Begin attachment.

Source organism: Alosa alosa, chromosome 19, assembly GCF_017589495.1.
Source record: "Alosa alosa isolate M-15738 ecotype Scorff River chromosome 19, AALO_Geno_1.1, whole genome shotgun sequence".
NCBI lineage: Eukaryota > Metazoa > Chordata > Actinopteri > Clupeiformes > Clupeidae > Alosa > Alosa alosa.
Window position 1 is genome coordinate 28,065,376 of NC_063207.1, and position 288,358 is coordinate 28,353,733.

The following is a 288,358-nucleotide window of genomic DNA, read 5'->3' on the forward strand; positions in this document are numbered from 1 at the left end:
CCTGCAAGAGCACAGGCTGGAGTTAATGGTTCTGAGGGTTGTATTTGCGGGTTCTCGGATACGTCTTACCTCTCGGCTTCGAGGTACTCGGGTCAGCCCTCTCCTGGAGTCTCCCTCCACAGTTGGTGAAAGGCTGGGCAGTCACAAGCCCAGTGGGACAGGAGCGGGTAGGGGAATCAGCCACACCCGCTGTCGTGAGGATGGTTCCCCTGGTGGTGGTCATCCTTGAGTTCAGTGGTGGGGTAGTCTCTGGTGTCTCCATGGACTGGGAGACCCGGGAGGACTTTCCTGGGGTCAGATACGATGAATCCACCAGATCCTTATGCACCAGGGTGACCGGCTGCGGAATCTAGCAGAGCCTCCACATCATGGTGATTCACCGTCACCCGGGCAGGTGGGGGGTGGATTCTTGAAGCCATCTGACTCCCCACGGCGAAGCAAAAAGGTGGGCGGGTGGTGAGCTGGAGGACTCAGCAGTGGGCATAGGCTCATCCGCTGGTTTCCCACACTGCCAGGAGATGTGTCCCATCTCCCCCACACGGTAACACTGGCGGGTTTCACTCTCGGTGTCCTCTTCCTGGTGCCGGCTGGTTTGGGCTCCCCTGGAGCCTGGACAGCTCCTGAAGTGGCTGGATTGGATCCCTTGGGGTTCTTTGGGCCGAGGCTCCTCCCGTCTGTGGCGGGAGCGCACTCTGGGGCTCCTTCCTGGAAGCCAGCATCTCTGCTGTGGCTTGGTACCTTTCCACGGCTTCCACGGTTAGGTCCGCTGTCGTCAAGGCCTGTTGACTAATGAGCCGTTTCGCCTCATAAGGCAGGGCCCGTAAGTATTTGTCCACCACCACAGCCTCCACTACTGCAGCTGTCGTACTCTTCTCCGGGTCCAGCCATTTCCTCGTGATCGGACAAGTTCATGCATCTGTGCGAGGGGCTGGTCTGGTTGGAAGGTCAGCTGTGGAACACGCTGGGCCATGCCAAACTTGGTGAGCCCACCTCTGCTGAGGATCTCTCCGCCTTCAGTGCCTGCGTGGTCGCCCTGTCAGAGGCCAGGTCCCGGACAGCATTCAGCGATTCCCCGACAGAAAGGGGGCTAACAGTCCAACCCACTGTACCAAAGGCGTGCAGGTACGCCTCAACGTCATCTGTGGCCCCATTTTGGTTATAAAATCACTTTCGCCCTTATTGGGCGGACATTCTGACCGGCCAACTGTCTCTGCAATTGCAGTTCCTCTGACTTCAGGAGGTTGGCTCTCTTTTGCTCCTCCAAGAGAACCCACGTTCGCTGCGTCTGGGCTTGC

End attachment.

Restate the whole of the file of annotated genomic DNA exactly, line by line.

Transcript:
Source organism: Alosa alosa, chromosome 19, assembly GCF_017589495.1.
Source record: "Alosa alosa isolate M-15738 ecotype Scorff River chromosome 19, AALO_Geno_1.1, whole genome shotgun sequence".
NCBI lineage: Eukaryota > Metazoa > Chordata > Actinopteri > Clupeiformes > Clupeidae > Alosa > Alosa alosa.
Window position 1 is genome coordinate 28,065,376 of NC_063207.1, and position 288,358 is coordinate 28,353,733.

The following is a 288,358-nucleotide window of genomic DNA, read 5'->3' on the forward strand; positions in this document are numbered from 1 at the left end:
CCTGCAAGAGCACAGGCTGGAGTTAATGGTTCTGAGGGTTGTATTTGCGGGTTCTCGGATACGTCTTACCTCTCGGCTTCGAGGTACTCGGGTCAGCCCTCTCCTGGAGTCTCCCTCCACAGTTGGTGAAAGGCTGGGCAGTCACAAGCCCAGTGGGACAGGAGCGGGTAGGGGAATCAGCCACACCCGCTGTCGTGAGGATGGTTCCCCTGGTGGTGGTCATCCTTGAGTTCAGTGGTGGGGTAGTCTCTGGTGTCTCCATGGACTGGGAGACCCGGGAGGACTTTCCTGGGGTCAGATACGATGAATCCACCAGATCCTTATGCACCAGGGTGACCGGCTGCGGAATCTAGCAGAGCCTCCACATCATGGTGATTCACCGTCACCCGGGCAGGTGGGGGGTGGATTCTTGAAGCCATCTGACTCCCCACGGCGAAGCAAAAAGGTGGGCGGGTGGTGAGCTGGAGGACTCAGCAGTGGGCATAGGCTCATCCGCTGGTTTCCCACACTGCCAGGAGATGTGTCCCATCTCCCCCACACGGTAACACTGGCGGGTTTCACTCTCGGTGTCCTCTTCCTGGTGCCGGCTGGTTTGGGCTCCCCTGGAGCCTGGACAGCTCCTGAAGTGGCTGGATTGGATCCCTTGGGGTTCTTTGGGCCGAGGCTCCTCCCGTCTGTGGCGGGAGCGCACTCTGGGGCTCCTTCCTGGAAGCCAGCATCTCTGCTGTGGCTTGGTACCTTTCCACGGCTTCCACGGTTAGGTCCGCTGTCGTCAAGGCCTGTTGACTAATGAGCCGTTTCGCCTCATAAGGCAGGGCCCGTAAGTATTTGTCCACCACCACAGCCTCCACTACTGCAGCTGTCGTACTCTTCTCCGGGTCCAGCCATTTCCTCGTGATCGGACAAGTTCATGCATCTGTGCGAGGGGCTGGTCTGGTTGGAAGGTCAGCTGTGGAACACGCTGGGCCATGCCAAACTTGGTGAGCCCACCTCTGCTGAGGATCTCTCCGCCTTCAGTGCCTGCGTGGTCGCCCTGTCAGAGGCCAGGTCCCGGACAGCATTCAGCGATTCCCCGACAGAAAGGGGGCTAACAGTCCAACCCACTGTACCAAAGGCGTGCAGGTACGCCTCAACGTCATCTGTGGCCCCATTTTGGTTATAAAATCACTTTCGCCCTTATTGGGCGGACATTCTGACCGGCCAACTGTCTCTGCAATTGCAGTTCCTCTGACTTCAGGAGGTTGGCTCTCTTTTGCTCCTCCAAGAGAACCCACGTTCGCTGCGTCTGGGCTTGC